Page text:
Beach oversteps on temple's treatment

The Virginian-Pilot, August 17, 2008

Virginia Beach, VA (USA) -- Government must tread lightly wherever it affects religious expression, and especially when an action would limit the freedom to worship.

If that's a given in America - and the Constitution assures us that it is - then Virginia Beach's treatment of a Buddhist temple near Pungo is worse than mere clumsiness. It steps near, if not over, the line of unconstitutional religious restriction.

Happily, such absolutes need not necessarily be at issue in the case of the Buddhist Education Center of America on West Neck Road. A group of monks lives there and holds weekly religious services and three celebrations a year.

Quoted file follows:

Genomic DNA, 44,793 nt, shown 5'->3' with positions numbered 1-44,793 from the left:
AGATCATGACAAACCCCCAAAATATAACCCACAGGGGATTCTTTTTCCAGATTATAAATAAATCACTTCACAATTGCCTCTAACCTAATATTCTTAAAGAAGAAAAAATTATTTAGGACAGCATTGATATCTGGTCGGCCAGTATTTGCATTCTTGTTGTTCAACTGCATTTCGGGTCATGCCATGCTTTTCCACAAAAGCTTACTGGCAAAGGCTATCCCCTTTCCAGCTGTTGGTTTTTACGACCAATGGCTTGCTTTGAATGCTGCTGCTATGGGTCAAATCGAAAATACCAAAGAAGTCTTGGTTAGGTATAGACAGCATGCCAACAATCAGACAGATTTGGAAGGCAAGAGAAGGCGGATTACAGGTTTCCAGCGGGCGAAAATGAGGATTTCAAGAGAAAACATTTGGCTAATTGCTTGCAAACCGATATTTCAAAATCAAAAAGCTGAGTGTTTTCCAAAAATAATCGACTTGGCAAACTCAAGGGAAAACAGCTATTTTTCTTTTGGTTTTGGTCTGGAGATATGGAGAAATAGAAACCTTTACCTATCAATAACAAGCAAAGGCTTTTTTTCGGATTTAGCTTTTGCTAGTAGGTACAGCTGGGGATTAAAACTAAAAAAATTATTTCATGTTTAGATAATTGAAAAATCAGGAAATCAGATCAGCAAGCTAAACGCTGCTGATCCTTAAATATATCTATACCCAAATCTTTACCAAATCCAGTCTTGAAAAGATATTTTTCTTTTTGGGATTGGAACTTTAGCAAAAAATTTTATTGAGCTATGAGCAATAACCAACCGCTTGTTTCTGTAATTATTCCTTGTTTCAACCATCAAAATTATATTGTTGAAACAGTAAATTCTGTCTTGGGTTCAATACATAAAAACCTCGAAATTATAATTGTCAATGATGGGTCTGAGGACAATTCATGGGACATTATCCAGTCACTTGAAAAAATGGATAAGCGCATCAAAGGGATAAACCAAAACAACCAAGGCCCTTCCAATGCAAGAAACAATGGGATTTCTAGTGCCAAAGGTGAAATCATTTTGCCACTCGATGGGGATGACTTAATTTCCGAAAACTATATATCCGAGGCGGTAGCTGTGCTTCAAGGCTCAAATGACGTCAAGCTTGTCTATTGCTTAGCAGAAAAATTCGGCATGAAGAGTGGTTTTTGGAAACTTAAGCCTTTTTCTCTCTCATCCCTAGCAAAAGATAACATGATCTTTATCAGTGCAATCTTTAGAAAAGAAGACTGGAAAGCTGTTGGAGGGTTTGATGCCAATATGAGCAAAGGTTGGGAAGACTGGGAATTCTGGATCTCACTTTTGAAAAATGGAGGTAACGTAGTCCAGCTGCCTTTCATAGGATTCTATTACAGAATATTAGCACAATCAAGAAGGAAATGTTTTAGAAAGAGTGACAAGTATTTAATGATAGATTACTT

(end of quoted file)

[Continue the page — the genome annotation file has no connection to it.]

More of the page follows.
The city's Planning Commission last week said that it had run out of patience with the temple, bowing to neighbors' objections and recommending that the monks and their temple move to a place where the city's zoning permits them.

Here's the problem: In this housing market, the monks - like homeowners everywhere - cannot sell their property for a price they want. The Planning Commission's decision, essentially, demands that they sell it anyway.

That's simply unfair.

Neighbors have complained about the traffic, and that the temple is incompatible with "the expectations of the residents," whatever that means. In any case, neither is anywhere near justification for forcing somebody to move out of a neighborhood, let alone for limiting the free exercise of religion.

The Planning Commission has made a bad decision, and a worse recommendation. The City Council should reject it immediately.

Otherwise, if the city forces the monks from their temple, it should and probably will face another fight, this time in court and on religious liberty grounds. That's a battle it should lose.